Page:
Tips to Address Slow Senior Housing Lease-Ups

This coverage of the 2017 National Investment Center for Seniors Housing & Care Spring Investment Forum is brought to you by Mainstreet. As the nation’s largest developer of transitional care properties, Mainstreet specializes in real estate development, value investments and health care. With Mainstreet’s support, SHN is bringing event coverage of the NIC conference, which draws developers, providers and operators within the post-acute and preventative health care services space.

With supply pressures intensifying in markets across the country, senior housing projects are at risk of slow lease-ups. Careful planning and investment is critical to preventing this situation whenever possible, while those experiencing slow lease-ups need to consider their options and take action, according to industry insiders who spoke last Thursday at the National Investment Center for Seniors Housing & Care (NIC) Spring Investment Forum in San Diego.

Windsor, California-based Oakmont Senior Living largely has been able to hit or exceed pro forma lease-up expectations, thanks to a rigorous process and investments before a community opens its doors, said Vice President of Operations Courtney Siegel. Oakmont owns and operates private-pay communities throughout California.

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To determine the positive impact that upfront investment can have, it’s necessary to consider the vacancy loss rate of each unit, Siegel said.

For example, if a unit is expected to bring in $5,000 in rent a month on the pro forma, that would equate to an annual loss of $60,000 if it remains vacant. Taking a small portion of that $60,000 and investing it into a robust pre-opening sales effort is therefore well worth it.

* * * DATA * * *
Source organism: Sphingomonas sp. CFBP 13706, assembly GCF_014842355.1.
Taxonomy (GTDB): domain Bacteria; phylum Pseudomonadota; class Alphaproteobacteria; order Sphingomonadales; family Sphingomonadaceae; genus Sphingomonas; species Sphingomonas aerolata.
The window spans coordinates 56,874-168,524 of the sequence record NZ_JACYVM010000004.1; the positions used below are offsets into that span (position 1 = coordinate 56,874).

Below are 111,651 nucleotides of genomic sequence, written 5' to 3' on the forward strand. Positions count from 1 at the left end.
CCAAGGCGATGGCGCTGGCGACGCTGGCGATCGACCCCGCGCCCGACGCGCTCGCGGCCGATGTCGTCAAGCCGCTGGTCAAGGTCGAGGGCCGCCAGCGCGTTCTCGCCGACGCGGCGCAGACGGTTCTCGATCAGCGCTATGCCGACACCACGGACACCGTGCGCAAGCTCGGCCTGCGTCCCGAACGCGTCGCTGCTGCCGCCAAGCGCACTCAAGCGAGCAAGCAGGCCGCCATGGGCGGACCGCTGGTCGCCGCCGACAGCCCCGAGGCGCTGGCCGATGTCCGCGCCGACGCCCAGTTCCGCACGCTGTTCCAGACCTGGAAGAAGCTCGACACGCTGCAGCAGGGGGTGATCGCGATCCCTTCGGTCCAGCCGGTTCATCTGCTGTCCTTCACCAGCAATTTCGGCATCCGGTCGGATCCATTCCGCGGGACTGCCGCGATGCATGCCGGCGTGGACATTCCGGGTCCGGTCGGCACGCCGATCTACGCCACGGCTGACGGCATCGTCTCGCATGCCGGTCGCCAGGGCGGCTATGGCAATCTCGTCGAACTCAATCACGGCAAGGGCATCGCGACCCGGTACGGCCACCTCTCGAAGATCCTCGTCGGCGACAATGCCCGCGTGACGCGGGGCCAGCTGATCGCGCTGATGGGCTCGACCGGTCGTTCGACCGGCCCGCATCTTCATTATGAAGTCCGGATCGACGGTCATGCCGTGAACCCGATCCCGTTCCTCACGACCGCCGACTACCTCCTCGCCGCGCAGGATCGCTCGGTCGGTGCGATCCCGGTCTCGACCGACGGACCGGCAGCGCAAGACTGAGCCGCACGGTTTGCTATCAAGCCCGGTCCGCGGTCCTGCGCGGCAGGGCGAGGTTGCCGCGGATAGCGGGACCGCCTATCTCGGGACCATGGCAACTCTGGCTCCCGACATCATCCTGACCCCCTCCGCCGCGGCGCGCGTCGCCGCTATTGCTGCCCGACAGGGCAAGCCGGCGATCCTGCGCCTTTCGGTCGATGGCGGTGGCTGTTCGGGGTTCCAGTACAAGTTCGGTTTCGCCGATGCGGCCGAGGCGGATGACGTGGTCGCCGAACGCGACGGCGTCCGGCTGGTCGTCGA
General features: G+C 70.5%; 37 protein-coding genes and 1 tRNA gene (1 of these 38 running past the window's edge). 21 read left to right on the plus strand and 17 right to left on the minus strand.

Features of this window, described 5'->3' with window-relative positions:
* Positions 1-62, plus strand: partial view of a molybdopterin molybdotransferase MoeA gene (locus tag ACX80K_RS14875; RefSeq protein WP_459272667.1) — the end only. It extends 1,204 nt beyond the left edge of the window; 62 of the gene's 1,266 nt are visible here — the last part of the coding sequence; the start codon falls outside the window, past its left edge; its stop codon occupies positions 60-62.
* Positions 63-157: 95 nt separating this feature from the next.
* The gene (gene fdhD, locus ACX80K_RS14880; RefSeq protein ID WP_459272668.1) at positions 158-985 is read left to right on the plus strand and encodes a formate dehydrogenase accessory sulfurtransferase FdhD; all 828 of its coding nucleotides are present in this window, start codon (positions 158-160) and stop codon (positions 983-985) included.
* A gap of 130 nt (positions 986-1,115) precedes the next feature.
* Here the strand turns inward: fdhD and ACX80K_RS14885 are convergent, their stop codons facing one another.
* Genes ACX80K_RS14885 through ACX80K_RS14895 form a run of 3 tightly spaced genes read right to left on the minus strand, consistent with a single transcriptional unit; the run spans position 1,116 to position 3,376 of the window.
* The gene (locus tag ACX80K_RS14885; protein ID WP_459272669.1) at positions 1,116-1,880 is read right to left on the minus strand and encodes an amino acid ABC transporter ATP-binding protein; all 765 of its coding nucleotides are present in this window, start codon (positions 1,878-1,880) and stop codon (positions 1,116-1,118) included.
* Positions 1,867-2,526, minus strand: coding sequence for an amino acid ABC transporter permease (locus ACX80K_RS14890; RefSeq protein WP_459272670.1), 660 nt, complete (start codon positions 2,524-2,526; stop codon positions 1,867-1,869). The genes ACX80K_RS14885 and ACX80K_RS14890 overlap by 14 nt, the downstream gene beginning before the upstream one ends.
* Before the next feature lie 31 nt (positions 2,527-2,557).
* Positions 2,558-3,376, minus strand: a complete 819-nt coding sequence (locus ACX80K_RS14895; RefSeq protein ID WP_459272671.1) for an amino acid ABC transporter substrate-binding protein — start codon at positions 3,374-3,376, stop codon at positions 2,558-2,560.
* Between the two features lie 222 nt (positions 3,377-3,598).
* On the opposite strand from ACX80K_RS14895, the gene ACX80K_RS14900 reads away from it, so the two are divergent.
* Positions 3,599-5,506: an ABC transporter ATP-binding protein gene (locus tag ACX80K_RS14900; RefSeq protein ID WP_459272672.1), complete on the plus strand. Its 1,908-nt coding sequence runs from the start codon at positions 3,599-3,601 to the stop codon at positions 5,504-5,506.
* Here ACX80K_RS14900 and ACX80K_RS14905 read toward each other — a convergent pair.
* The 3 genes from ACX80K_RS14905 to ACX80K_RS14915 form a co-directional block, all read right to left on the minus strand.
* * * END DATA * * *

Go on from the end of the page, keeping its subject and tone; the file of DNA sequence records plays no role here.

For Oakmont, that investment largely is made in people. About eight months out from opening, recruiting begins for a new community’s executive director. The goal is to have an ED in place to hire two sales directors and two support personnel, so that there can be six months of pre-opening sell time.

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Another key position for Oakmont is a dedicated staff person, typically paid at $17 to $20 an hour, who is expected to know each resident’s needs and preferences and do regular check-ins, to ensure ongoing satisfaction and prevent move-outs in the first months. With this position, Oakmont is trying to reduce the risk is that in the flurry of activity during initial lease-up, new residents might see a fall-off in service, Siegel said.

Advertising also is crucial. Oakmont takes a staggered approach that begins by advertising to independent living customers about six months out, placing ads in locations such as golf courses. Assisted living ads come next, with ads in places like doctors’ offices, and then memory care is targeted about one-and-a-half months out from opening.

Effective advertising is not only about hitting the right prospects at the right time, but about establishing a distinctive brand. It does not make much sense for an upscale, amenity-rich community to try to sell itself on “the care piece,” Siegel said, especially if it’s competing against an existing assisted living provider already with a reputation for quality care.